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View Diary: Nobody could've predicted that slashing budgets crashes economies (151 comments)

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  •  I read the other day that 40% of (16+ / 0-)

    Greece's GDP is untaxed, part of a large and growing shadow economy.  In addition, there is no property tax in Greece.  So, people are putting all their assets into their houses, where they live cost free and then transact their daily affairs "off the books."  
    Presumably, wages are taxed, so the working class is footing the bill and getting tired of it.

    In the U.S., the shadow economy is now estimated to be equivalent to $1.4 trillion of GDP.  Our shadow economy has also been growing, even though that's supposed to be a symptom of under-development, not a place that has the rule of law.  Which might tell us something of how the rule of law is being perceived in the U.S. When the rule of law is an instrument of subjugation, justice tends to fade.

    by hannah on Fri Sep 30, 2011 at 11:35:46 AM PDT

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    •  I'd like to see that citation (3+ / 0-)

      Because officially the tax evasion rate in Greece is 25% though unofficially it's estimated that Greece is at 30%.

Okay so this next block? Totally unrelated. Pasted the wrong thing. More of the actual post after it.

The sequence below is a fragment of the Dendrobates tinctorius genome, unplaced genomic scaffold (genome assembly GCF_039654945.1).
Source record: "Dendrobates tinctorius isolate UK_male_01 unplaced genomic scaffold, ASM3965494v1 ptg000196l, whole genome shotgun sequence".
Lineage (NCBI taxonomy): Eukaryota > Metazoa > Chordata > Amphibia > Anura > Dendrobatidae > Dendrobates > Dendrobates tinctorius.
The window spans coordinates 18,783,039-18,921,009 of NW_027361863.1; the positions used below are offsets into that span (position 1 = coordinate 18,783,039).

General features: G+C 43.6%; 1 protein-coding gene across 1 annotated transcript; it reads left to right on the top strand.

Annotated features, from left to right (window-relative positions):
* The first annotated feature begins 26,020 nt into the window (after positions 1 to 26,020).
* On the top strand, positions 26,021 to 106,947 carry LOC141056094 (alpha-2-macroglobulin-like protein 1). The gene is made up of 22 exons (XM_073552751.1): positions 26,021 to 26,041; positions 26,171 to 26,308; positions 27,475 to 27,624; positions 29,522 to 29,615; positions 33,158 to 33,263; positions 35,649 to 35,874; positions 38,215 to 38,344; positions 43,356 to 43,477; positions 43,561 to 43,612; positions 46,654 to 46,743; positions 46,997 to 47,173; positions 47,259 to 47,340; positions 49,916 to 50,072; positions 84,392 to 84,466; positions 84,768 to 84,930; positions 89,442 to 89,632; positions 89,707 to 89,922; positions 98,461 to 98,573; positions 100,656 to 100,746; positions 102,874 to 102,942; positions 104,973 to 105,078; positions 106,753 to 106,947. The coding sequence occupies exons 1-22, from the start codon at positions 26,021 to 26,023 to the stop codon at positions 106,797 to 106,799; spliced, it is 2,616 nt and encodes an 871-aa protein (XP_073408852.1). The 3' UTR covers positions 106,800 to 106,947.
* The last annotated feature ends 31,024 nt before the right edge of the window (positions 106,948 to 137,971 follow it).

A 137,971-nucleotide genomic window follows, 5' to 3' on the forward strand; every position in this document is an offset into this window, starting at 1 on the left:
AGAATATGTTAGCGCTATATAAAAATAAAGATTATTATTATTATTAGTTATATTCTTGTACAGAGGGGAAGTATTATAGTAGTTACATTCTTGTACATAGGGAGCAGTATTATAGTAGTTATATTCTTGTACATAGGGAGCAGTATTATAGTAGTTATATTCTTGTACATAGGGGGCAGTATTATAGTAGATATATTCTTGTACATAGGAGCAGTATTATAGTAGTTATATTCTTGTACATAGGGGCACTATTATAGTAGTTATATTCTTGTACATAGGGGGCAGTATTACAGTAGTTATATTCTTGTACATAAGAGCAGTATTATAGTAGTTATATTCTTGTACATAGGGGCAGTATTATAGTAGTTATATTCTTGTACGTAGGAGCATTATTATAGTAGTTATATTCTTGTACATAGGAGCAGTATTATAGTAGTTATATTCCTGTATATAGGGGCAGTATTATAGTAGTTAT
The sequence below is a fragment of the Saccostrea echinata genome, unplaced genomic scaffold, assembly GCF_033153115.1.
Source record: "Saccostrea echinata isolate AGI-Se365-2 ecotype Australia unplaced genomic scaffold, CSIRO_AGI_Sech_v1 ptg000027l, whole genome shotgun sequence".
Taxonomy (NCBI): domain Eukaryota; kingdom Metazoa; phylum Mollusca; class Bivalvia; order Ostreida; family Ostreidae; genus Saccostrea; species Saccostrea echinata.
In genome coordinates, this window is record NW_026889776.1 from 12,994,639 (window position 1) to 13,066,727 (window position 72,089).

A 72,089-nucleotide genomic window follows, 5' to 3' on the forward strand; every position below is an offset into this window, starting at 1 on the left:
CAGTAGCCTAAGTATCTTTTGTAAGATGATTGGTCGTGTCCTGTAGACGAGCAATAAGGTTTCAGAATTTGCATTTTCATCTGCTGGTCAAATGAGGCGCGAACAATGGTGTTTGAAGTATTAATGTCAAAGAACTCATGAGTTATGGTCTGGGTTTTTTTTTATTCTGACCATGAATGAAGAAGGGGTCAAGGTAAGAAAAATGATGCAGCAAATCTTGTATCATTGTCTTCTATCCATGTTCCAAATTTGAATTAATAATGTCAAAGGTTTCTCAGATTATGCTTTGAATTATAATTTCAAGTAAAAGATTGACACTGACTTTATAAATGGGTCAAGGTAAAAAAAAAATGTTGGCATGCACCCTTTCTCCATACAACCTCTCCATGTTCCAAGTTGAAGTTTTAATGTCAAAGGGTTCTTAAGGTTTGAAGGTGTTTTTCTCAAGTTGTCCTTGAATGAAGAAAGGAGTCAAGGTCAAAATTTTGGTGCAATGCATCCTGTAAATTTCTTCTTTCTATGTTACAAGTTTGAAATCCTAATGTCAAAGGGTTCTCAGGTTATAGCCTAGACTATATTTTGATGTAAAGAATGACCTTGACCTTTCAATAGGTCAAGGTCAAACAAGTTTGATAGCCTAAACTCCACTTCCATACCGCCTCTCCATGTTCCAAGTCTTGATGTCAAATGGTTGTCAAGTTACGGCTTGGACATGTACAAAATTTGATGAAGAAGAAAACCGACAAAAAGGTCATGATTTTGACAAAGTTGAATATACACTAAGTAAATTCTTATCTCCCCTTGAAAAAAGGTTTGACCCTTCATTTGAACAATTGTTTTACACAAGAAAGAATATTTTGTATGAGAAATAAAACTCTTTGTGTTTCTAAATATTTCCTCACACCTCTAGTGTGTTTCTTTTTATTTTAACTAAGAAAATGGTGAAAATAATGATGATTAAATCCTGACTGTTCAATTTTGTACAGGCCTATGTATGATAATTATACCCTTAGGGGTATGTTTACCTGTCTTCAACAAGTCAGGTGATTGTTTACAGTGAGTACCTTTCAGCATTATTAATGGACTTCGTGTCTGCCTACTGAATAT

There are a lot of variables though that you need to look closely at to get a true picture. For instance, Greece collects 41% of its taxes to GDP. That's very high when you compare it to the USA. The explanation would be that they ahve very high tax rates and a very high rate of evasion. This is indeed true. Greek VAT is at 23%. Unlike the USA where the poor do not pay taxes, Greece is taxing income above 4k. The picture becomes even more alarming when you realize that shipping is 15% of GDP and that shippers don't pay taxes for obvious reasons. This means you have to back out 15% of GDP (that is untaxed) and redo your calculations.

      There are two kinds of people in this world. The kind who divide the world into two kinds of people, and the kind who don't.

      by upstate NY on Fri Sep 30, 2011 at 03:13:00 PM PDT

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